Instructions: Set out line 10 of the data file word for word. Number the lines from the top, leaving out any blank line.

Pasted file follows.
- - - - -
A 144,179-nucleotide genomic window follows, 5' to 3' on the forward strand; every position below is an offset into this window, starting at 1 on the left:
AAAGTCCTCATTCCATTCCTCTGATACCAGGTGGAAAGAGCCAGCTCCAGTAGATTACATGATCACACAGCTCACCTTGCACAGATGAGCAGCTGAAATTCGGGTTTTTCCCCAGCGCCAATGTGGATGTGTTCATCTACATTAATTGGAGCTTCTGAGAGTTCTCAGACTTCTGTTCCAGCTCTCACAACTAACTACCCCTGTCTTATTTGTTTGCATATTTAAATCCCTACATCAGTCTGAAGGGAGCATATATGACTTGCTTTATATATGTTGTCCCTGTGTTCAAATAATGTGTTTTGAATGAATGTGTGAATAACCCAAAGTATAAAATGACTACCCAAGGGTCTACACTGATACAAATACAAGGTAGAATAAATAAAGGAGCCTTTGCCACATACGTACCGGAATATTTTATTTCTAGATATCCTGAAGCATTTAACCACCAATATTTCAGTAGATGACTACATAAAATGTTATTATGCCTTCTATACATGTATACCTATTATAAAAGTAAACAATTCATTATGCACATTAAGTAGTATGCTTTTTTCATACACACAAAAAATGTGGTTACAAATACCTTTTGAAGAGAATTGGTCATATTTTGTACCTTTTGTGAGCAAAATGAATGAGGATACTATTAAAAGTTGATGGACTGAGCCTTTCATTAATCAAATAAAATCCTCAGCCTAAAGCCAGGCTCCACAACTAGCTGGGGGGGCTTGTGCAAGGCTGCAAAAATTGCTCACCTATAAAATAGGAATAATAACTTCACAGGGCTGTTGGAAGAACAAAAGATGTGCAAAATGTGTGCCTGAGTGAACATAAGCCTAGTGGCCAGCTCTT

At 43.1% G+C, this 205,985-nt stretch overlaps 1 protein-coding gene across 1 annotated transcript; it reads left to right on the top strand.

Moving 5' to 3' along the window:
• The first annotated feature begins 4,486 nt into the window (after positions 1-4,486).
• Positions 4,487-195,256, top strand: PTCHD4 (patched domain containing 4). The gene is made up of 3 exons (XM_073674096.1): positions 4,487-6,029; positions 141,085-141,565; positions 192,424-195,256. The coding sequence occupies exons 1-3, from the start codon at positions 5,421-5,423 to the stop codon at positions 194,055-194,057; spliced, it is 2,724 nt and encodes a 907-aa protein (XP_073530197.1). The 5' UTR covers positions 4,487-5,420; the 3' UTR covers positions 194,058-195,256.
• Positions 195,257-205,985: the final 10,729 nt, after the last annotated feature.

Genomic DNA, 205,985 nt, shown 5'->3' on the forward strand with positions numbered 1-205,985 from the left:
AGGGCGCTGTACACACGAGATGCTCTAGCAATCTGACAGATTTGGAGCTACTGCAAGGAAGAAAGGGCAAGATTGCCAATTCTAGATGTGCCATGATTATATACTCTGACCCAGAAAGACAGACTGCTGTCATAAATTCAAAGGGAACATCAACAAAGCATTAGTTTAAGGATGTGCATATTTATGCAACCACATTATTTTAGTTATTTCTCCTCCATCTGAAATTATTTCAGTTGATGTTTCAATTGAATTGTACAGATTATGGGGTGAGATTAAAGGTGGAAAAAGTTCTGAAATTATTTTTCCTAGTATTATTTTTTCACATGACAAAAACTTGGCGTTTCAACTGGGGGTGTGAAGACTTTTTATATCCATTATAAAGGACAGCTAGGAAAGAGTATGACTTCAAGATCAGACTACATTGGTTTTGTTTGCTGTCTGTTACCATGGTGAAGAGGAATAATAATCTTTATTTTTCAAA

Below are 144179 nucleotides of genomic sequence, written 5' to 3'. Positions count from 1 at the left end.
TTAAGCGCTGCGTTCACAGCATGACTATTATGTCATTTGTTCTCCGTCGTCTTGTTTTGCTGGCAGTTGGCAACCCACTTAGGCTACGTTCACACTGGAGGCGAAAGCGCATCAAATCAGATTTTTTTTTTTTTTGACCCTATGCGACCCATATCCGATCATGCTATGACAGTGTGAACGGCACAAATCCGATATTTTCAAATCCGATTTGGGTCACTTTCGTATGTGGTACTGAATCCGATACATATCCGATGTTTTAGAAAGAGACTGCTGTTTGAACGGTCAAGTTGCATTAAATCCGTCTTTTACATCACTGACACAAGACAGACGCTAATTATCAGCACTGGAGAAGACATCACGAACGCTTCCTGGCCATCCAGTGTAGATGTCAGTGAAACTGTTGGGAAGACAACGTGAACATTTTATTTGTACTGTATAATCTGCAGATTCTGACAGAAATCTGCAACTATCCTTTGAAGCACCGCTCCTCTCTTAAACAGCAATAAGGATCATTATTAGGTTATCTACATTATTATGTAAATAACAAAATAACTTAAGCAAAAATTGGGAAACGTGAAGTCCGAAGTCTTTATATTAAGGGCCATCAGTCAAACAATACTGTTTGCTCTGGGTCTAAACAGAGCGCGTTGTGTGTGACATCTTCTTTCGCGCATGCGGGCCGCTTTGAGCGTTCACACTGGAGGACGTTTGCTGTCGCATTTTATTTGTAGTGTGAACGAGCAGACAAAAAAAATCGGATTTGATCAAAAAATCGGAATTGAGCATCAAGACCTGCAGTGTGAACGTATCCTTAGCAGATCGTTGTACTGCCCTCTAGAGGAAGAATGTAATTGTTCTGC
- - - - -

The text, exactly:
Below are 144179 nucleotides of genomic sequence, written 5' to 3'. Positions count from 1 at the left end.